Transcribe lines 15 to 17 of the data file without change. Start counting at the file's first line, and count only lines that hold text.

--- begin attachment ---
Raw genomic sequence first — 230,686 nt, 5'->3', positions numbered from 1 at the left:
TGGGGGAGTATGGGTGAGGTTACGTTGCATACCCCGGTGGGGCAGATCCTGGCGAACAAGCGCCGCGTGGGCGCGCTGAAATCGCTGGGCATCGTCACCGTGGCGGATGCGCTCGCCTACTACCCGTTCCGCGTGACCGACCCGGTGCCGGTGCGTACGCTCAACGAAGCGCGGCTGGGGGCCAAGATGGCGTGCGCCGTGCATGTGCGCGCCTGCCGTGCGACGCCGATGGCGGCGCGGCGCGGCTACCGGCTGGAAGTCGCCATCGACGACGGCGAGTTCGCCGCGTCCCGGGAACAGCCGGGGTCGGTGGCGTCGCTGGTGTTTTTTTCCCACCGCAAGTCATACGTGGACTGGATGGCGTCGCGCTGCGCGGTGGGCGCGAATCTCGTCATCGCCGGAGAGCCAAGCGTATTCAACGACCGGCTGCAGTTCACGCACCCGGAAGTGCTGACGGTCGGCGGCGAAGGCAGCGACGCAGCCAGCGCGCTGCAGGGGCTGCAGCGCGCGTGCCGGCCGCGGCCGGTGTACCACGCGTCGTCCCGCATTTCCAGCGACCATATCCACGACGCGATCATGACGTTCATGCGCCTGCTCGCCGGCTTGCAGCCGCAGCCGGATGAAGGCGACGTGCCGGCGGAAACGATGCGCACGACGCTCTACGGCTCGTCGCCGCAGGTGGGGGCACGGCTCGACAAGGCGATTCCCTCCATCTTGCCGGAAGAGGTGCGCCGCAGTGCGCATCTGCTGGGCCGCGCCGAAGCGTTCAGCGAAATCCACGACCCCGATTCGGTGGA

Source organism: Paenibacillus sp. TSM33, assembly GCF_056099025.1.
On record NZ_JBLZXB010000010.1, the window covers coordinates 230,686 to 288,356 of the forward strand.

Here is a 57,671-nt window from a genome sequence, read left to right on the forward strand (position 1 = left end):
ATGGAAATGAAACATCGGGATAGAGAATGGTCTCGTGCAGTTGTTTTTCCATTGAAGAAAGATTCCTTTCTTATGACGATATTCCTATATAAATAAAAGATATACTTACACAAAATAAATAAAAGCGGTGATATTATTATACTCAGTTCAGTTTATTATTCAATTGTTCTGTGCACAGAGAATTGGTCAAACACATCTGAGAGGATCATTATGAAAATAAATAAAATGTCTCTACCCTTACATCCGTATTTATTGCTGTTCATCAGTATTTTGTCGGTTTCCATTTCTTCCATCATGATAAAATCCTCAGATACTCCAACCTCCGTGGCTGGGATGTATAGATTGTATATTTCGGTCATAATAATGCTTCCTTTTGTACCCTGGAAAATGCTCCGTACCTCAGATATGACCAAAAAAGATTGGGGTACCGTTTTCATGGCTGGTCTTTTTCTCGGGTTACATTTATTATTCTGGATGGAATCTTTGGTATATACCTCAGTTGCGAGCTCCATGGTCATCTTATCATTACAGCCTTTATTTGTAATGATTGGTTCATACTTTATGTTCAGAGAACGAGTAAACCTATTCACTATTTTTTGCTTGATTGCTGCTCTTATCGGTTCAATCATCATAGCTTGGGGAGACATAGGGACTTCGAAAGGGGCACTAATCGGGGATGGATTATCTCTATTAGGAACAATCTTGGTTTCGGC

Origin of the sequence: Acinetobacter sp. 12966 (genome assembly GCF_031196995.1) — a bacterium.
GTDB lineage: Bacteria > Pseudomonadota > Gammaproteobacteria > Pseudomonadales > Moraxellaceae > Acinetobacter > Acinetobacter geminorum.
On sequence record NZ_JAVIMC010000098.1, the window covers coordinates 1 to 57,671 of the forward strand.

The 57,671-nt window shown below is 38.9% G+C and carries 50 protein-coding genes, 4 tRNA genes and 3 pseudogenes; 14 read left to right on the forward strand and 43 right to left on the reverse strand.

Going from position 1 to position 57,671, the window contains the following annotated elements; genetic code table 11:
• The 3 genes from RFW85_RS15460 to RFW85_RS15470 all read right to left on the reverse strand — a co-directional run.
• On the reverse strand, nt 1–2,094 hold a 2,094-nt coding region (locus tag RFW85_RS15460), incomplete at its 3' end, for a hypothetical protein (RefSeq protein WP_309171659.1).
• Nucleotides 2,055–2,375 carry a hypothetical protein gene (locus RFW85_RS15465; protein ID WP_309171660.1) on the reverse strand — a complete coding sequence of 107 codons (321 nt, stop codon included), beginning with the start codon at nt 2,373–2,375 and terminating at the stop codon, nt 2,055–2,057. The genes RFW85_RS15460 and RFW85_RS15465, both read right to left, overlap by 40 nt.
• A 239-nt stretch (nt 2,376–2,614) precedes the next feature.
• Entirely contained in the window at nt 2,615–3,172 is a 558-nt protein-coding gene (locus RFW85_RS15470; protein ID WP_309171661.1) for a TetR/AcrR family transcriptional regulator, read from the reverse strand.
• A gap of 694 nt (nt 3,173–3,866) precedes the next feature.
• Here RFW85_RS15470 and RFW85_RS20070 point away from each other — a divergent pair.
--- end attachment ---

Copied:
• A 239-nt stretch (nt 2,376–2,614) precedes the next feature.
• Entirely contained in the window at nt 2,615–3,172 is a 558-nt protein-coding gene (locus RFW85_RS15470; protein ID WP_309171661.1) for a TetR/AcrR family transcriptional regulator, read from the reverse strand.
• A gap of 694 nt (nt 3,173–3,866) precedes the next feature.